Why on earth are the chore wars not done and dusted? | Gaby Hinsliff

Going on strike has always been a secret fantasy of mine. Not from the day job, obviously, so much as from its dreary invisible twin. How else do you make a family understand the point of the unpaid household drudgery that otherwise everyone breezily takes for granted: the daily slog of getting dinner cooked, sheets changed and school letters signed, and stopping trails of other people’s carelessly abandoned crud from clogging the arteries of a house?

There’s something unbelievably tempting about the idea of just leaving everyone to stew in their own mess, and seeing how long it takes for the penny to drop that dishwashers don’t automatically stack themselves. Yet for most women it remains just a fantasy, partly because it’s faintly embarrassing to admit to having fallen into domestic martyrdom and partly because if you didn’t feel irrationally guilty about what might befall a household left to fend for itself, then you’d never have become a slave to it in the first place.

Well, now fate has intervened. A sudden bout of sickness has led to a week of medically enforced bed rest during which I physically can’t do anything except lie down and watch the room spin, leaving the rest of the family to take up the slack. As I type, sounds of distant swearing drift up from the kitchen, where the dog has apparently thrown up two minutes before my husband needs to leave for the school run. But for once, nobody expects me to sort it all out while simultaneously finding their rugby socks, or to feel guilty about not doing so.

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I catch myself thinking that this must be what it was like to be a man a generation ago, or indeed to be the kind of man who still feels entitled to float serenely above mundane domestic matters. Although in my case, the serenity is largely down to knockout quantities of prescription drugs.

Why on earth are the chore wars not won by now? It’s nearly half a century since the wages for housework movement highlighted the rank injustice of ignoring unpaid female domestic labour, without which modern economies could not function; a good three decades since the American sociologist Arlie Hochschild argued in her book The Second Shift that feminism had freed women to go out to work but not yet liberated them from coming home to piles of laundry. It’s not a difficult concept to grasp yet still here we are, endlessly having to argue that domestic labour isn’t just a domestic matter; that the dirty secret of who does what at home still constrains what knackered women can achieve in (and for) the wider economy.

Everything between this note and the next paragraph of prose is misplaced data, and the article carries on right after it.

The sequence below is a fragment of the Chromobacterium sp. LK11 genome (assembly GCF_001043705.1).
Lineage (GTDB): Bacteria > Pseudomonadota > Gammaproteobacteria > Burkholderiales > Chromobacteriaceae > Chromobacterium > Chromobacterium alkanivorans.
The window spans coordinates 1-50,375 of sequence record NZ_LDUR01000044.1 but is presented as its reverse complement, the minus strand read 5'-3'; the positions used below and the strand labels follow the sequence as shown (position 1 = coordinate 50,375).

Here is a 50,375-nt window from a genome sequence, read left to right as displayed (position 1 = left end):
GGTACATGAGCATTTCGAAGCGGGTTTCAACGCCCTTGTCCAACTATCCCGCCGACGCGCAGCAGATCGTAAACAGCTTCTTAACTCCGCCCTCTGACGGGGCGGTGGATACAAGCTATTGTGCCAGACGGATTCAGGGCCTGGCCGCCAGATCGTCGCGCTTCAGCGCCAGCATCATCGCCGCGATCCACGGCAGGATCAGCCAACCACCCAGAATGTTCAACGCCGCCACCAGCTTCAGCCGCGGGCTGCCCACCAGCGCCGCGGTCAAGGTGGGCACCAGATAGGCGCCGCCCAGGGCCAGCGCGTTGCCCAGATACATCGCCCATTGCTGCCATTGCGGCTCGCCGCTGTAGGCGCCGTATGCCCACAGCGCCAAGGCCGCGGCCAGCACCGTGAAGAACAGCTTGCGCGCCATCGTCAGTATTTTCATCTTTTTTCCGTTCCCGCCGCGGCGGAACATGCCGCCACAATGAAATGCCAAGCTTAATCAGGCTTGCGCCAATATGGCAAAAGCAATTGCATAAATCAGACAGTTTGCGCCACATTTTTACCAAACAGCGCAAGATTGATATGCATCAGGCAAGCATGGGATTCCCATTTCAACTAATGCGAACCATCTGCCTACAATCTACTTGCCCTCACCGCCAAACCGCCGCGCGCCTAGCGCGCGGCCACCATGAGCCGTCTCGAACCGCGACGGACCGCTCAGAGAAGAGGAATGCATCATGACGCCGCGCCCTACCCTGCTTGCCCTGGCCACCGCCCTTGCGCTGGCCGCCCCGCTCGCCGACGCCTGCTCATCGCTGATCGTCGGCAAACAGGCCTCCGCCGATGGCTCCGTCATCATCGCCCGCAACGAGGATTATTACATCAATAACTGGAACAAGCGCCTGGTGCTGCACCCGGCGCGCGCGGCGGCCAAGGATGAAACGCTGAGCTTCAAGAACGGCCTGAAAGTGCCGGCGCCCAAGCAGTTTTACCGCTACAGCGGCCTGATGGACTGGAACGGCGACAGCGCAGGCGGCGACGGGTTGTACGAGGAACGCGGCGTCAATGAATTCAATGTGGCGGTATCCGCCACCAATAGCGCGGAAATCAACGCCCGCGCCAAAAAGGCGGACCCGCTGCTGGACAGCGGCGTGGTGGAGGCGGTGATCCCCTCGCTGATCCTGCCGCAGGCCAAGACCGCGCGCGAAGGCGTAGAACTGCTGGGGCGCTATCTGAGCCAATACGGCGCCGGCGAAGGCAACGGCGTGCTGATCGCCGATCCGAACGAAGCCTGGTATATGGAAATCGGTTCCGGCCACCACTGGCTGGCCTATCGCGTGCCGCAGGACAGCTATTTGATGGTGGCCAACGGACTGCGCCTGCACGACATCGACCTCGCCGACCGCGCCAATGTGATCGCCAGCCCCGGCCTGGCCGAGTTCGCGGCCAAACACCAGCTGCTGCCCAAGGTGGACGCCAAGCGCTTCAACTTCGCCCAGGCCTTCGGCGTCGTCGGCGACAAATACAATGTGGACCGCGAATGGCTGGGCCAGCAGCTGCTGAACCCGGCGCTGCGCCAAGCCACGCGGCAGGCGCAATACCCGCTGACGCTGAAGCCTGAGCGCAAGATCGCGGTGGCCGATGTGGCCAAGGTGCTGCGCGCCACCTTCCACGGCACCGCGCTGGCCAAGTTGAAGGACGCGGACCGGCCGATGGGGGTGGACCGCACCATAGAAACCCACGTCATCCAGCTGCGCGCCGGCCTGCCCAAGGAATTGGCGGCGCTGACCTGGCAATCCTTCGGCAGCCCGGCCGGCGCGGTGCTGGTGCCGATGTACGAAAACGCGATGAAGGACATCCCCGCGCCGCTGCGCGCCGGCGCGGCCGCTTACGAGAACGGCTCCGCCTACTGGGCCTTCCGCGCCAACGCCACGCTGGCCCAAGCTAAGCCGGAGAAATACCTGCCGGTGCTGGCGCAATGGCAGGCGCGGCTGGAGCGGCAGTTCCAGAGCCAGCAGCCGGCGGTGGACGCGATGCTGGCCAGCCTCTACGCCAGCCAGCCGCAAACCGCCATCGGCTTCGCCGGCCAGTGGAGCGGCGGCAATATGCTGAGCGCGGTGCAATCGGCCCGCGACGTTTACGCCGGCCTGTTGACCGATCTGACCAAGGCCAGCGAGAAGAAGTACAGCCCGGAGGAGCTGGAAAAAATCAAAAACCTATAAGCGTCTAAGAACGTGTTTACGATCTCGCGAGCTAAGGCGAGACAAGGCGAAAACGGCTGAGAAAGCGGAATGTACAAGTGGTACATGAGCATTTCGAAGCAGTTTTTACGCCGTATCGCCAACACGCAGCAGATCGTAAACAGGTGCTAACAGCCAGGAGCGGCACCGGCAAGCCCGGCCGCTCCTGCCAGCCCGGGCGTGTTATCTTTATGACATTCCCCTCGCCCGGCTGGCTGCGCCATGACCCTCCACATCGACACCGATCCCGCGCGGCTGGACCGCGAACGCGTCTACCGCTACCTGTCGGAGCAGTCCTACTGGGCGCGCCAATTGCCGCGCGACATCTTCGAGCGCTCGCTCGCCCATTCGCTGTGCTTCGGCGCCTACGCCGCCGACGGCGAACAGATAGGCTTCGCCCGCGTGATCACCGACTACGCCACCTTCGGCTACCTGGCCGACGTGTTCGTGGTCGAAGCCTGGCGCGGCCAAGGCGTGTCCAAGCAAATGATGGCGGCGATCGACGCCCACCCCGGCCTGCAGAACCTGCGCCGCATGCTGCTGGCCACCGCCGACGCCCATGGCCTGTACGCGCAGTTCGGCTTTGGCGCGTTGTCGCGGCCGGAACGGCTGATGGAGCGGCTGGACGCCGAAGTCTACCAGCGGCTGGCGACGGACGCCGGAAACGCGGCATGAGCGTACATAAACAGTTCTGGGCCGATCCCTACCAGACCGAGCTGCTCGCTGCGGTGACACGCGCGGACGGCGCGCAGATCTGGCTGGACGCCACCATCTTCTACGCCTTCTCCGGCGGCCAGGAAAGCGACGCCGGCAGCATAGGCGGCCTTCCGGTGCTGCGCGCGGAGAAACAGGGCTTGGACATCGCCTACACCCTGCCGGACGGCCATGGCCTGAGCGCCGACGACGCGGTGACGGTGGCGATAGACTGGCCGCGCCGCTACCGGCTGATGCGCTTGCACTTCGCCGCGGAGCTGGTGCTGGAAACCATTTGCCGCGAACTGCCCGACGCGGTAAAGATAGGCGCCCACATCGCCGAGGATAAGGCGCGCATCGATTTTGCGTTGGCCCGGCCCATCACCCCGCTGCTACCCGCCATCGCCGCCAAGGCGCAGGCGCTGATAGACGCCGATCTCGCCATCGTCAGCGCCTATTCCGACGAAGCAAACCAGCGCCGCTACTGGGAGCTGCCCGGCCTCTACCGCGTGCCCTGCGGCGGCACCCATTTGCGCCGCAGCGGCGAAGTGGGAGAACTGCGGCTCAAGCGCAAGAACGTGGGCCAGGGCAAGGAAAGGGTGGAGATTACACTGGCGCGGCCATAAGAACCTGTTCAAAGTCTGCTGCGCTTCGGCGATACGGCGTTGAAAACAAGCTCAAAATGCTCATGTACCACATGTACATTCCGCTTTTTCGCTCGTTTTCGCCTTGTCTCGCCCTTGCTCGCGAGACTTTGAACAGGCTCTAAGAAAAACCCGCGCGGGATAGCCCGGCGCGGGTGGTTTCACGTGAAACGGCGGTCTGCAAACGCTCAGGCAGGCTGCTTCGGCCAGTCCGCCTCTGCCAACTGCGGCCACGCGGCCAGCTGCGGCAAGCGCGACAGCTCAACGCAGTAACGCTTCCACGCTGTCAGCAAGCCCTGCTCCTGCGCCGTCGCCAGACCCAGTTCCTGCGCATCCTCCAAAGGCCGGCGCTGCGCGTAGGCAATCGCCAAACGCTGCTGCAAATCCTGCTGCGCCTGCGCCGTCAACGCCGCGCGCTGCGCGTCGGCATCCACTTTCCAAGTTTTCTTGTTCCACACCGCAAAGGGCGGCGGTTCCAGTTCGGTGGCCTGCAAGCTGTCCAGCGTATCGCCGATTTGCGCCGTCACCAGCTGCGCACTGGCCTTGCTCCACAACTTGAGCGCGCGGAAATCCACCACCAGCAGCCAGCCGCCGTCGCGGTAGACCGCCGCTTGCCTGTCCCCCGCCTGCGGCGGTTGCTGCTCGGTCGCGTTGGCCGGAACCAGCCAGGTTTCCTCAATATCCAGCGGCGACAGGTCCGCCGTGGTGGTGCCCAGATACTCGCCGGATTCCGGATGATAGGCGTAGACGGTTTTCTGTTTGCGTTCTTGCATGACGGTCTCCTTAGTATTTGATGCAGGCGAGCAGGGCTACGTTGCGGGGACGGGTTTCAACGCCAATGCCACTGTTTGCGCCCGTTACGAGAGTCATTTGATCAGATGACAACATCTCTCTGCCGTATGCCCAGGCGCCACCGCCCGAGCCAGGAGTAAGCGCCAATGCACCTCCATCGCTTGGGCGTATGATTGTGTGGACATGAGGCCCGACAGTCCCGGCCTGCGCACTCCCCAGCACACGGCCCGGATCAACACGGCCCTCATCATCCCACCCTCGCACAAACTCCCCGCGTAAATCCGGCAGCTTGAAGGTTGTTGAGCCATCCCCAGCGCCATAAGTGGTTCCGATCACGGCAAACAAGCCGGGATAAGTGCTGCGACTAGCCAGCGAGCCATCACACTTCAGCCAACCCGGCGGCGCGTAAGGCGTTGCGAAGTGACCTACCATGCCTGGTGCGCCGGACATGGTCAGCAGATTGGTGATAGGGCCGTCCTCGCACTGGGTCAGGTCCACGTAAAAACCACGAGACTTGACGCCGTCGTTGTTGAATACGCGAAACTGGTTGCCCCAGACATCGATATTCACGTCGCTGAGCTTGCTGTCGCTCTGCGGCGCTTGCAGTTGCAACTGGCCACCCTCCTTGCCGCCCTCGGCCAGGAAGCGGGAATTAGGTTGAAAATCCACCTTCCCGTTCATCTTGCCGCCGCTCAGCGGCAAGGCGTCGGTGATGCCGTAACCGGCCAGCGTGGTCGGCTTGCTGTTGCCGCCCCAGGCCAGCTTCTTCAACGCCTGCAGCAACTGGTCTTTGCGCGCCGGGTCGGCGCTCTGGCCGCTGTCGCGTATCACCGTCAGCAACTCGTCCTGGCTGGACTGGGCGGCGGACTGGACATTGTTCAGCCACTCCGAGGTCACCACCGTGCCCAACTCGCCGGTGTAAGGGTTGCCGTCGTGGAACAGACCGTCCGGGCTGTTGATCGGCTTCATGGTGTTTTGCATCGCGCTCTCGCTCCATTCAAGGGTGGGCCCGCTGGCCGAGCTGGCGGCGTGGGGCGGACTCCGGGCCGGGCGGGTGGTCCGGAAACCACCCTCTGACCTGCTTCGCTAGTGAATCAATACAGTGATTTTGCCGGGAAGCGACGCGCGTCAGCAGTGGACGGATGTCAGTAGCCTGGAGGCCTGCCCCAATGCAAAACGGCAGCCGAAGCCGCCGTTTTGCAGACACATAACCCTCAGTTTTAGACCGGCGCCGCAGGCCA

Eve Rodsky’s book Fair Play, which identifies a hundred practical and emotional calls on any domestic partnership’s time and explains how to divvy them up more reasonably, is currently causing a stir in the US; the British writer Sally Howard’s Home Stretch, a call to arms for more equitable sharing of childcare and chores, is due out early next year.

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For anyone vaguely assuming that woke millennials had all this sorted out by now, a study published this summer by University College London found that fewer than 7% of couples split the domestic load equally. Women still do the lion’s share even when both partners work full time, and even when both claim to have lofty egalitarian beliefs. If anything, the harder a woman works outside the home, the more she cares about showing standards haven’t slipped inside it.

For those who can afford it, meanwhile, chores are being not so much shared out as contracted out to an army of insecurely employed cleaners and Deliveroo riders. Last week an incredulous friend shared on social media a job ad posted by a couple of tech bros seeking a housekeeper, whose duties would include waking one of them up in the morning because he didn’t like alarm clocks. That’s not a man seeking a housekeeper, but an overgrown teenager wanting someone to get him out of bed for school, and for mothers of sons it should sound an alarm of its own. Nagging spouses into pulling their weight is one thing, but what hell are we bequeathing to our future daughters-in-law if we don’t raise our boys both to pitch in and to understand why it matters?

Public policy isn’t powerless here, and all three main party manifestos at least nod vaguely to time-pressed working families with commitments to expand flexible working or shorten working weeks. The SNP’s proposed three months’ paternity leave, too, could start to crack the divide of labour that gets slowly but inexorably calcified on maternity leave, when one parent is home all day wiping baby food splatters off the ceiling and the other isn’t.

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But after decades of inching painfully slowly in the right direction, direct action increasingly appeals. If you want kids to understand what it is you do all day – how the toothpaste magically never runs out, where clean shirts come from, how much effort goes into the mysterious migration of food from supermarket shelf to fridge to table – then the only real answer is not to do it. Stand back, and brace yourself for the fallout.

It’s hard if you have small children (Howard, who tried a domestic strike for the purposes of book research, admits rather shamefacedly to breaking her own picket line to collect her son from nursery).

But for parents of teens marinating in their own dirty laundry, there’s remarkably little to lose from withdrawing domestic labour for a couple of days. Things may not be done as you would have done them, to put it mildly. But with luck, something better may rise from the puddle of soggy towels on the floor.

Gany Hinsliff is a Guardian columnist


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